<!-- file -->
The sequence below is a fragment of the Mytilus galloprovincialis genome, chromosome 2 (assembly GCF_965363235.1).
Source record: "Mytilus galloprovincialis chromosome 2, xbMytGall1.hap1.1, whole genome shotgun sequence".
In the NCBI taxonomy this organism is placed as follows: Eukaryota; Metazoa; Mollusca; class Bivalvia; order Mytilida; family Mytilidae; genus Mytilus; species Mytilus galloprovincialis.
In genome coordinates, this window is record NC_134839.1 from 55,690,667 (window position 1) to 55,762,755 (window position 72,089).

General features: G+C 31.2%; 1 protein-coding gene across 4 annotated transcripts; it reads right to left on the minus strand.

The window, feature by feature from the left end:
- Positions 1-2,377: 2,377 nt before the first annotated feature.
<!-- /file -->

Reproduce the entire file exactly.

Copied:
The sequence below is a fragment of the Mytilus galloprovincialis genome, chromosome 2 (assembly GCF_965363235.1).
Source record: "Mytilus galloprovincialis chromosome 2, xbMytGall1.hap1.1, whole genome shotgun sequence".
In the NCBI taxonomy this organism is placed as follows: Eukaryota; Metazoa; Mollusca; class Bivalvia; order Mytilida; family Mytilidae; genus Mytilus; species Mytilus galloprovincialis.
In genome coordinates, this window is record NC_134839.1 from 55,690,667 (window position 1) to 55,762,755 (window position 72,089).

General features: G+C 31.2%; 1 protein-coding gene across 4 annotated transcripts; it reads right to left on the minus strand.

The window, feature by feature from the left end:
- Positions 1-2,377: 2,377 nt before the first annotated feature.